The last wines we compared were Cabernet Sauvignons from Napa Valley, which complemented a marinated ribeye. The steak was sprinkled with a caravan of spices, so it needed big wines to cut through with flavors remaining intact, which both readily accomplished. My wine authority companion found the first to be “finer,” subtler, with notes of “blackcurrant, plum and tobacco.”

I knew what he meant, but was won over by the other’s fuller bouquet and complexity, plumy with fruit, tannic yet with a light accent — vanilla? I had no idea for which I should pay more, but judged that second one to be the more expensive.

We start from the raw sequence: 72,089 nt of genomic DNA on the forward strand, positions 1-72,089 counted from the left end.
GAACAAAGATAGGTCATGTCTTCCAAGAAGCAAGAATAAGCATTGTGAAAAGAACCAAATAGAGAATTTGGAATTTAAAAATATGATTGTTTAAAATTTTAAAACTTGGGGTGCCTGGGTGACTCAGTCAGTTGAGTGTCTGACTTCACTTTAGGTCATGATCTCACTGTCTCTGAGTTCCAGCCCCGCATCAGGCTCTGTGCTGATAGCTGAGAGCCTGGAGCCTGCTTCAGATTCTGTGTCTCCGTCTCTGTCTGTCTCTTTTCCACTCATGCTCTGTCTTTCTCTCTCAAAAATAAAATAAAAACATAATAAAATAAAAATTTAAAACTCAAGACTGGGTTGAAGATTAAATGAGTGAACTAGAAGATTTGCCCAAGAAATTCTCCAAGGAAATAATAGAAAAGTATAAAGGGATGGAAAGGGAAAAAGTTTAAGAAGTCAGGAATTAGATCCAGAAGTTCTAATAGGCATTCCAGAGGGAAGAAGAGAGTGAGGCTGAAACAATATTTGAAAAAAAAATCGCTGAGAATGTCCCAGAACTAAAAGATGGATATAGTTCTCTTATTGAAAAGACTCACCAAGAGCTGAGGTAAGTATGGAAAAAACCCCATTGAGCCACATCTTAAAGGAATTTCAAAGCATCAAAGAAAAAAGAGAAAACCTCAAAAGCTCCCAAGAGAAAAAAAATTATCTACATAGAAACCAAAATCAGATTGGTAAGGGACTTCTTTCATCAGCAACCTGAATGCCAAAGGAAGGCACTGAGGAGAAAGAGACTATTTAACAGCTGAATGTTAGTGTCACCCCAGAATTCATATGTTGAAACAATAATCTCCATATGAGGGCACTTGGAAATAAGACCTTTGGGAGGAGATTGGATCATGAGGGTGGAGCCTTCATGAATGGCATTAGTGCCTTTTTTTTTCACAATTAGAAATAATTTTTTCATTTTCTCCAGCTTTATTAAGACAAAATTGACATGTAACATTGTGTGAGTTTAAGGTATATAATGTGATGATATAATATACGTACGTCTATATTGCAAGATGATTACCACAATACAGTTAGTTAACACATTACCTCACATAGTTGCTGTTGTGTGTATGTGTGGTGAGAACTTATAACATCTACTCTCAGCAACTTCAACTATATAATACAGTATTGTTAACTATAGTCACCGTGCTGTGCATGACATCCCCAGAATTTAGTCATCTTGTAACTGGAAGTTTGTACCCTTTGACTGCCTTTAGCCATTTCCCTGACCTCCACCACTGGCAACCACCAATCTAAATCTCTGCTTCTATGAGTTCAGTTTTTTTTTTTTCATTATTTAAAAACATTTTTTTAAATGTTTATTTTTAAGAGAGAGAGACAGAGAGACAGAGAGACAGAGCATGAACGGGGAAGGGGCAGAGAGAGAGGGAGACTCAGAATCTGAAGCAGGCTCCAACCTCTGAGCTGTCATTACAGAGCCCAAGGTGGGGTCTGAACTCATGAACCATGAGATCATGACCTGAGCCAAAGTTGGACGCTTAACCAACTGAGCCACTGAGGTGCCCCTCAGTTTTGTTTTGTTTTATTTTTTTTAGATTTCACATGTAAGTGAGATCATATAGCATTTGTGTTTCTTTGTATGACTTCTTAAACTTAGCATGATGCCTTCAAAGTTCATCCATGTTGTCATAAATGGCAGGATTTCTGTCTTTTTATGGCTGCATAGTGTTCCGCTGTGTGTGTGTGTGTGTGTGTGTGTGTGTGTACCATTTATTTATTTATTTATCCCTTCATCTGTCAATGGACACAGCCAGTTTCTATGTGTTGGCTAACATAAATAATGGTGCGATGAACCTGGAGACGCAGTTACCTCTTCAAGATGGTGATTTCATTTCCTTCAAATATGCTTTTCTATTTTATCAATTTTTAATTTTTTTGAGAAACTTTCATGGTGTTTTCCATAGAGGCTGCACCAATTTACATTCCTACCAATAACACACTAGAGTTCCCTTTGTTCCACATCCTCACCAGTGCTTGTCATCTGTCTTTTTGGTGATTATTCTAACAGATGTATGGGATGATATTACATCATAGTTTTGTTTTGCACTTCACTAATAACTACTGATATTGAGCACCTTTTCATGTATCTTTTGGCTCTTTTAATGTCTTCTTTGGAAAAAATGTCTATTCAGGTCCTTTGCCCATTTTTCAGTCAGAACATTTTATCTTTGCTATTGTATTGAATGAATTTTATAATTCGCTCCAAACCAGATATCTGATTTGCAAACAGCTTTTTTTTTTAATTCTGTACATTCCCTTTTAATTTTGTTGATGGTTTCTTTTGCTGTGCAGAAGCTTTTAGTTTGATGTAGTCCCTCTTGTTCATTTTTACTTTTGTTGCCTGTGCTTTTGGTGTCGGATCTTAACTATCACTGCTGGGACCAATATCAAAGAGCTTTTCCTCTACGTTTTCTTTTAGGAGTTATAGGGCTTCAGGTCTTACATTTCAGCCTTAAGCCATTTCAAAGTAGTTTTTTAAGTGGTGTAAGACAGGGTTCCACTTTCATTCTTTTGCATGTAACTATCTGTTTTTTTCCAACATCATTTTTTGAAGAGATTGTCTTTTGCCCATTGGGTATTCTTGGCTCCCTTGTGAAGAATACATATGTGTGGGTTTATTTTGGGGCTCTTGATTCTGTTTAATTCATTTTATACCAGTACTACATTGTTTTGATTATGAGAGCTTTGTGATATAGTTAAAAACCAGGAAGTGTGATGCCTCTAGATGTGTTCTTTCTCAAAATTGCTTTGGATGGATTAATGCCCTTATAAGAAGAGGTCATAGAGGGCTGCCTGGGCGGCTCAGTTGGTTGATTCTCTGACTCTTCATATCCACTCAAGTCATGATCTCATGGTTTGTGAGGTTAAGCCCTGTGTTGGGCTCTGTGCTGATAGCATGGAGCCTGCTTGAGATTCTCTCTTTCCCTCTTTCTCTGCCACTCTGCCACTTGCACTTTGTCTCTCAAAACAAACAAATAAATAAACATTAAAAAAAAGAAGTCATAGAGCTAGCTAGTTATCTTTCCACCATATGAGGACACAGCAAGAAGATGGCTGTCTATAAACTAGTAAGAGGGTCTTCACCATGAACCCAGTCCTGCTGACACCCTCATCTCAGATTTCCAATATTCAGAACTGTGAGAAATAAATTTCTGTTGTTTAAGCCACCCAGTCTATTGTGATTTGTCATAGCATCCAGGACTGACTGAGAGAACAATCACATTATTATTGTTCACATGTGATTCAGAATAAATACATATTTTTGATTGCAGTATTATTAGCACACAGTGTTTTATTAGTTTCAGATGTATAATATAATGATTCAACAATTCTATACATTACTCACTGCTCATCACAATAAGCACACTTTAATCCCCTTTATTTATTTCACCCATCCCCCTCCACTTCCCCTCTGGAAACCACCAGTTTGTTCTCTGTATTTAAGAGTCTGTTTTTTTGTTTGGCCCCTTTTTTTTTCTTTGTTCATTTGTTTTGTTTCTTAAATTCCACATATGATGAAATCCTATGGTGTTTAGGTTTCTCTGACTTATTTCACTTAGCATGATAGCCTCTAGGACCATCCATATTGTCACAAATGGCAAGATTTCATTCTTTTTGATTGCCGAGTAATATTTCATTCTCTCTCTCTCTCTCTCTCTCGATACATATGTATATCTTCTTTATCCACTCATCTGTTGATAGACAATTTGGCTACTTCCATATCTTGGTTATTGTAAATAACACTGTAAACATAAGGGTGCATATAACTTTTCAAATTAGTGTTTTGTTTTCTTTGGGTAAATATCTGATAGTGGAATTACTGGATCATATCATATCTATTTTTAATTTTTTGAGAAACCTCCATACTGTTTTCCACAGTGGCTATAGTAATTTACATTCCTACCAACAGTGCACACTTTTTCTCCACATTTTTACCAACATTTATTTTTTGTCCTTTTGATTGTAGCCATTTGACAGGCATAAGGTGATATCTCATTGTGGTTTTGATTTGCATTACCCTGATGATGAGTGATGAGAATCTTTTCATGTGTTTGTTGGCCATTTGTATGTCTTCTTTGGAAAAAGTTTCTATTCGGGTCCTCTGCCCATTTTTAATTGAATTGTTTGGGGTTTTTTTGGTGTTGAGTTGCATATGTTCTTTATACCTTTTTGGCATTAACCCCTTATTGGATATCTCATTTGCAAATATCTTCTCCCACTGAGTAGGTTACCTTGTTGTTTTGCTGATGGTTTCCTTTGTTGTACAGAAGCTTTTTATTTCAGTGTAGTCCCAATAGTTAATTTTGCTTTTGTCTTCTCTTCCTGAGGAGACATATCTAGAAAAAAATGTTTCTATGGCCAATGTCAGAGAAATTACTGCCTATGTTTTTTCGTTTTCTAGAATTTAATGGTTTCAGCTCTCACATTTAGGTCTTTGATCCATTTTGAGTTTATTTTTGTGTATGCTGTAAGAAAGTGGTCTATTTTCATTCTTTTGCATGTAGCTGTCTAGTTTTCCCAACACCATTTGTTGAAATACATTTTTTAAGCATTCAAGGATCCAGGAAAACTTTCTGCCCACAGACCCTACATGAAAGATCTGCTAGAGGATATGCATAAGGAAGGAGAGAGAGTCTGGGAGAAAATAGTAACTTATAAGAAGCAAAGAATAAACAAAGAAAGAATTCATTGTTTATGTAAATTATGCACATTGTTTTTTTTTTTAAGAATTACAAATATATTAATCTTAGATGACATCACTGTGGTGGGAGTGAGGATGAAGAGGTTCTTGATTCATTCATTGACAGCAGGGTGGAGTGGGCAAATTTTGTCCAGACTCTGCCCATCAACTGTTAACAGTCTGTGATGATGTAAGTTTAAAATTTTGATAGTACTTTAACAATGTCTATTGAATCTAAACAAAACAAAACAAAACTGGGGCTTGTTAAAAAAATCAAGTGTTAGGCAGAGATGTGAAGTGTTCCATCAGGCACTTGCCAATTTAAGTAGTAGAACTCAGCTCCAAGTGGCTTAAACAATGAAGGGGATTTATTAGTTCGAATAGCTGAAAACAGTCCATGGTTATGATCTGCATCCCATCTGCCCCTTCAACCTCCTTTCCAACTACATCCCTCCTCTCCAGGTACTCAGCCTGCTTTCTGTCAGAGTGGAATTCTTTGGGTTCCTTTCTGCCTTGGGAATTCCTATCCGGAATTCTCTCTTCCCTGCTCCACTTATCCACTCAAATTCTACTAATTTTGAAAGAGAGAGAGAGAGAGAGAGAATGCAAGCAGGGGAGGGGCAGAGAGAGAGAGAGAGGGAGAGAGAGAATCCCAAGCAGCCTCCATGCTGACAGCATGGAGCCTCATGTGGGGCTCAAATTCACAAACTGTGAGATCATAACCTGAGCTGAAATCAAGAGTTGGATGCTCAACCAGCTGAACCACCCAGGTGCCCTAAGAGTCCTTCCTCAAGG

And yes, a bottle of this 2004 Rombauer would go for $100 on the Fleming’s 100-choice wine list, compared to $60 for the 2005 Hess. Yet both were marvelous.

The lesson learned? Common sense confirmed, actually. Trust your own taste, since that’s what has to be satisfied. And pay close attention within each sip; be ready to notice flavors as they step out from behind one another — even if none of them audibly shout pomegranate, toffee, or tobacco.  

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